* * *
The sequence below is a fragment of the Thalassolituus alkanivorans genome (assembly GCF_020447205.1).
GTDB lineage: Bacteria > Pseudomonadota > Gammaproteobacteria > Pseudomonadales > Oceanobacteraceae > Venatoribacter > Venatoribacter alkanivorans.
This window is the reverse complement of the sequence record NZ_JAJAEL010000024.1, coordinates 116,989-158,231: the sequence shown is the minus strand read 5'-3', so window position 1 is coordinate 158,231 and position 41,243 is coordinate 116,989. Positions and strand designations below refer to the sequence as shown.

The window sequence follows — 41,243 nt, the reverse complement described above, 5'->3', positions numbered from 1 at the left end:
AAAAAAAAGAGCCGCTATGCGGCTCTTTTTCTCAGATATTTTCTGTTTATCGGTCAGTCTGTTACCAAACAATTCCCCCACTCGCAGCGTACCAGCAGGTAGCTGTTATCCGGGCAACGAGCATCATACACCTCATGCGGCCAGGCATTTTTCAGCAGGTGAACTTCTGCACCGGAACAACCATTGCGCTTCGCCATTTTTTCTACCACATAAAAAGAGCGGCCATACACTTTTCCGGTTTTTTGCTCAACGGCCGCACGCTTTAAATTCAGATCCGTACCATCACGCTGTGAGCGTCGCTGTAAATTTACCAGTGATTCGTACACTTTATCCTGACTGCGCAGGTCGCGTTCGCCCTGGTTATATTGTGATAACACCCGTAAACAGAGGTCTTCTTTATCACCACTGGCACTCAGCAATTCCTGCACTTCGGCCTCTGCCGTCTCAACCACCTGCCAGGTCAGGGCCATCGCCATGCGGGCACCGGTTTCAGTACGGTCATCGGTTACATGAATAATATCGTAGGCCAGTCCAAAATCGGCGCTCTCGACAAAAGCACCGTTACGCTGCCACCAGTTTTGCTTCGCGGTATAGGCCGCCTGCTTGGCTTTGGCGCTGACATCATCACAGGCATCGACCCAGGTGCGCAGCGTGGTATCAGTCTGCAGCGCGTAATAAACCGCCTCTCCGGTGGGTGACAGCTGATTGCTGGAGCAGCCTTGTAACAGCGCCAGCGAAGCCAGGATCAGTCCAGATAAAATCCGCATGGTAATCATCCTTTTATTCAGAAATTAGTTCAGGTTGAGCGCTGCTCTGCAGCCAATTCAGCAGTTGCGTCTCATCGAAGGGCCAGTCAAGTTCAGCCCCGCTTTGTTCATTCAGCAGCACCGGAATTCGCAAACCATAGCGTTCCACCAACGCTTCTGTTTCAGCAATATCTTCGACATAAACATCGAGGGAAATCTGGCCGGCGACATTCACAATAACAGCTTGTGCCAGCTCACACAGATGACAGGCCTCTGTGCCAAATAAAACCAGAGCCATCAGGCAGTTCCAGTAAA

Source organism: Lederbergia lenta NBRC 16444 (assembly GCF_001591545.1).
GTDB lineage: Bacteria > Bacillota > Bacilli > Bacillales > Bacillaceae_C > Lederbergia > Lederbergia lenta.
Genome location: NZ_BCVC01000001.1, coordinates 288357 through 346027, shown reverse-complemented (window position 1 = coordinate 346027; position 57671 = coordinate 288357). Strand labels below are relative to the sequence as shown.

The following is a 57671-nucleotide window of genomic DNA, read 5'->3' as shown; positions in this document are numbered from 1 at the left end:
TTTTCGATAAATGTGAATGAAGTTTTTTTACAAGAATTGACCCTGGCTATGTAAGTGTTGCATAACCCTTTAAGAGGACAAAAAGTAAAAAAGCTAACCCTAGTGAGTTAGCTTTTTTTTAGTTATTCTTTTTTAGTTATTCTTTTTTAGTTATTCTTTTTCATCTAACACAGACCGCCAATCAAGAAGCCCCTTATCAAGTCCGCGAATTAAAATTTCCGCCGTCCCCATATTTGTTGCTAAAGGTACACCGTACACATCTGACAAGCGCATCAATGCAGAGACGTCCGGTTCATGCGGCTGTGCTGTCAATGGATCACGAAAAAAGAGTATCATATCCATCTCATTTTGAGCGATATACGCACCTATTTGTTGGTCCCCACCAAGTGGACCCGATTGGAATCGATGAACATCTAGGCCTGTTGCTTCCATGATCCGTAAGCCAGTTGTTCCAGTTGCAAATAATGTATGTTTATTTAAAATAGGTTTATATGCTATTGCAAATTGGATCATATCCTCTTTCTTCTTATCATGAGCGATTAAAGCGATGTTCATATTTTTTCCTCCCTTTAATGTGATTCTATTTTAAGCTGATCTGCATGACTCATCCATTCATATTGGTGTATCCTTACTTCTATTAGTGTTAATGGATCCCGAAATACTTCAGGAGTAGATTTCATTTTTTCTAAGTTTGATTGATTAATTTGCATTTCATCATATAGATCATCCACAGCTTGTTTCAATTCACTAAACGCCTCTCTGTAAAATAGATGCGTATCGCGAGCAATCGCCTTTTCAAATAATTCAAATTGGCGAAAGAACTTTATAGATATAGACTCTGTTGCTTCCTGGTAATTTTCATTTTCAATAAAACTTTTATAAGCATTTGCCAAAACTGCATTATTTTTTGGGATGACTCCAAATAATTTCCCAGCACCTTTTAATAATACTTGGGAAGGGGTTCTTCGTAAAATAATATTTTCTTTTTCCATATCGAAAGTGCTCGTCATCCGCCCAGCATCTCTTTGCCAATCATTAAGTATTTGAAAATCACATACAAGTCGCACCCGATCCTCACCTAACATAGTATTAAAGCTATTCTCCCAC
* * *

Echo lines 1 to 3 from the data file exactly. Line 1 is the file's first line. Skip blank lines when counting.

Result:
The sequence below is a fragment of the Thalassolituus alkanivorans genome (assembly GCF_020447205.1).
GTDB lineage: Bacteria > Pseudomonadota > Gammaproteobacteria > Pseudomonadales > Oceanobacteraceae > Venatoribacter > Venatoribacter alkanivorans.
This window is the reverse complement of the sequence record NZ_JAJAEL010000024.1, coordinates 116,989-158,231: the sequence shown is the minus strand read 5'-3', so window position 1 is coordinate 158,231 and position 41,243 is coordinate 116,989. Positions and strand designations below refer to the sequence as shown.